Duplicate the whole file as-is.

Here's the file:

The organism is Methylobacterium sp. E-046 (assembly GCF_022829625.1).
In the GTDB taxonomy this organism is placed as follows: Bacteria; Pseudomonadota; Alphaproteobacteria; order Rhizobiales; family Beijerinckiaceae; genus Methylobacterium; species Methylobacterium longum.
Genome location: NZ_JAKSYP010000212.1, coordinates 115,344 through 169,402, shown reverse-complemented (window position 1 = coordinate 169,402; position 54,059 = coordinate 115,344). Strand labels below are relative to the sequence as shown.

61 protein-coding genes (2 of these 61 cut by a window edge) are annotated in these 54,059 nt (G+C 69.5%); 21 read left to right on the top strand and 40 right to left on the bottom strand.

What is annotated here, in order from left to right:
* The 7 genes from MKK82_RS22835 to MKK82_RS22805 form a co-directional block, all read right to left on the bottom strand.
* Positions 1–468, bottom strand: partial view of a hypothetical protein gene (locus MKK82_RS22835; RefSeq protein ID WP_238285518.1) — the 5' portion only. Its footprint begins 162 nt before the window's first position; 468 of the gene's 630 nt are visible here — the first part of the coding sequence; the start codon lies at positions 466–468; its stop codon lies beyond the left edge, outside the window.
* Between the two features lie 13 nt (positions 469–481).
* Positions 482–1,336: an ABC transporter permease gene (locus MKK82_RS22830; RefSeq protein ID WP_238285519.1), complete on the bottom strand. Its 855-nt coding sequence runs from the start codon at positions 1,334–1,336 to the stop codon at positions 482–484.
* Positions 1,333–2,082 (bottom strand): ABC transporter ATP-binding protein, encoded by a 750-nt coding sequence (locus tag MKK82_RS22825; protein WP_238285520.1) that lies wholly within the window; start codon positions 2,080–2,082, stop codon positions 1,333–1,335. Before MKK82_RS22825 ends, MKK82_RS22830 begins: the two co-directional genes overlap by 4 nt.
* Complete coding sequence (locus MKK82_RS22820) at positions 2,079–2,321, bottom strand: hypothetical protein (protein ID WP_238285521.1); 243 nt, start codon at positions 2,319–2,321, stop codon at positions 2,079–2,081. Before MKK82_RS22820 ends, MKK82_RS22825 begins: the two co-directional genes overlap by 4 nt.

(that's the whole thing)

The organism is Methylobacterium sp. E-046 (assembly GCF_022829625.1).
In the GTDB taxonomy this organism is placed as follows: Bacteria; Pseudomonadota; Alphaproteobacteria; order Rhizobiales; family Beijerinckiaceae; genus Methylobacterium; species Methylobacterium longum.
Genome location: NZ_JAKSYP010000212.1, coordinates 115,344 through 169,402, shown reverse-complemented (window position 1 = coordinate 169,402; position 54,059 = coordinate 115,344). Strand labels below are relative to the sequence as shown.

61 protein-coding genes (2 of these 61 cut by a window edge) are annotated in these 54,059 nt (G+C 69.5%); 21 read left to right on the top strand and 40 right to left on the bottom strand.

What is annotated here, in order from left to right:
* The 7 genes from MKK82_RS22835 to MKK82_RS22805 form a co-directional block, all read right to left on the bottom strand.
* Positions 1–468, bottom strand: partial view of a hypothetical protein gene (locus MKK82_RS22835; RefSeq protein ID WP_238285518.1) — the 5' portion only. Its footprint begins 162 nt before the window's first position; 468 of the gene's 630 nt are visible here — the first part of the coding sequence; the start codon lies at positions 466–468; its stop codon lies beyond the left edge, outside the window.
* Between the two features lie 13 nt (positions 469–481).
* Positions 482–1,336: an ABC transporter permease gene (locus MKK82_RS22830; RefSeq protein ID WP_238285519.1), complete on the bottom strand. Its 855-nt coding sequence runs from the start codon at positions 1,334–1,336 to the stop codon at positions 482–484.
* Positions 1,333–2,082 (bottom strand): ABC transporter ATP-binding protein, encoded by a 750-nt coding sequence (locus tag MKK82_RS22825; protein WP_238285520.1) that lies wholly within the window; start codon positions 2,080–2,082, stop codon positions 1,333–1,335. Before MKK82_RS22825 ends, MKK82_RS22830 begins: the two co-directional genes overlap by 4 nt.
* Complete coding sequence (locus MKK82_RS22820) at positions 2,079–2,321, bottom strand: hypothetical protein (protein ID WP_238285521.1); 243 nt, start codon at positions 2,319–2,321, stop codon at positions 2,079–2,081. Before MKK82_RS22820 ends, MKK82_RS22825 begins: the two co-directional genes overlap by 4 nt.